Of course, the internet has made fun of the group's members nonstop ever since then for making themselves look like morons.
Although Kirk and TPUSA formally denounce racism, white nationalism, and the alt-right, lower-level TPUSA members keep getting outed as racists or fans of prominent neo-Nazis. In 2017, the New Yorker's Jane Mayer reported the group had possibly coordinated illegally with prominent conservative campaigns and had also "fostered an atmosphere that is hostile to minorities." The magazine obtained internal screenshots showing former national field director, Crystal Clanton, stating "I hate black people. Like fuck them all... I hate blacks. End of story.” The Huffington Post also reported that TPUSA replaced Clanton with a woman named Shialee Grooman, who has used all kinds of racial and homophobic slurs online (including the N-word) and once tweeted the sentence "I love making racist jokes."
And, earlier this year, the head of Turning Point's diaper-wearing Kent State chapter quit — and wrote in a scathing op-ed that one of TPUSA's regional managers was "liking tweets from notorious Charlottesville attendee and white nationalist icon, James Allsup." (For what it's worth, many political commentators, from Leftists to even the staunchly conservative National Review, blame campus-conservative groups for functioning as alt-right breeding-grounds.)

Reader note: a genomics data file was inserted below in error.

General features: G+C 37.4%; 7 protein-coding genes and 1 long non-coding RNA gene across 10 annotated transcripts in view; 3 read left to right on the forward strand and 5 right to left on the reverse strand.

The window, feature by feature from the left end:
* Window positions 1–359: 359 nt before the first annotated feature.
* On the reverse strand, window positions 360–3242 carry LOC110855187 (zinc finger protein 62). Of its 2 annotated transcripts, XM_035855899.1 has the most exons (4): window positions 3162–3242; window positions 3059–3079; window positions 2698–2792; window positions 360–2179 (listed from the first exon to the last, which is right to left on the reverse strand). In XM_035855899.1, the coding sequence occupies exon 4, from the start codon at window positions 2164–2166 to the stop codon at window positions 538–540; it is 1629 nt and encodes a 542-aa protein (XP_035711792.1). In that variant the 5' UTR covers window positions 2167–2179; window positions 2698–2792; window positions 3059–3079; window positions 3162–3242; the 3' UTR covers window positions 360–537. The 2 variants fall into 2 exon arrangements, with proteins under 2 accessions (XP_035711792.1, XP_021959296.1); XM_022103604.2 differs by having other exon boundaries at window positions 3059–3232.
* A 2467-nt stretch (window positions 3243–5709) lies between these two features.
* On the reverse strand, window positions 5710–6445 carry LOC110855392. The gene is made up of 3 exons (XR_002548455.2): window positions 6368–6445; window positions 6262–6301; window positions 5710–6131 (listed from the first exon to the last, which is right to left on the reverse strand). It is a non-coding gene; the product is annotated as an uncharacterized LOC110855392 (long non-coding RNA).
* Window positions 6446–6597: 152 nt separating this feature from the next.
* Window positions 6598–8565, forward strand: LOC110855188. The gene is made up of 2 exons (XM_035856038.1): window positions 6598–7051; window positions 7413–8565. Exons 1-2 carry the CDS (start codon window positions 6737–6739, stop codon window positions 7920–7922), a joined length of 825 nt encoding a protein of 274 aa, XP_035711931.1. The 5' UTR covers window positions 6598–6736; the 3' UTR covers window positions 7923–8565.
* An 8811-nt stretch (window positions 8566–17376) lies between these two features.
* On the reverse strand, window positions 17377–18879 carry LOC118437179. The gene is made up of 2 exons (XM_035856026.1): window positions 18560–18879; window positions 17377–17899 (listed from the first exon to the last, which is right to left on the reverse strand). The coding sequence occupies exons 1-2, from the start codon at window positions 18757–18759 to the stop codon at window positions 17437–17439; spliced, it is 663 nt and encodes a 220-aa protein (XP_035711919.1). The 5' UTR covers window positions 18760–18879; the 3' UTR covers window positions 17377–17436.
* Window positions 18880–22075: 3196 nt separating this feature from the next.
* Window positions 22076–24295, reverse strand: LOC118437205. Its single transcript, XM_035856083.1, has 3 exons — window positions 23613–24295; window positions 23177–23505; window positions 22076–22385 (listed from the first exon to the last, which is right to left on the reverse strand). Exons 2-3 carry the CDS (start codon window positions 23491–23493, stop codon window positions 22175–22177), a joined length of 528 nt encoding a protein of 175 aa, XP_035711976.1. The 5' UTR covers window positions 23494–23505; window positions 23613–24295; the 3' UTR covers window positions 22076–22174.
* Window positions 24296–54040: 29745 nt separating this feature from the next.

FIU groups have been outed before for gross, sexist private chats. In 2017, New Times obtained Tau Kappa Epsilon frat members' texts making rape jokes and sharing nude pictures of women without their consent. FIU temporarily suspended all Greek life on campus while it investigated the matter. Then, New Times obtained College Republicans' conversations joking about the Charlottesville neo-Nazi murder of Heather Heyer. FIU's College Republican vice-president then quit the group.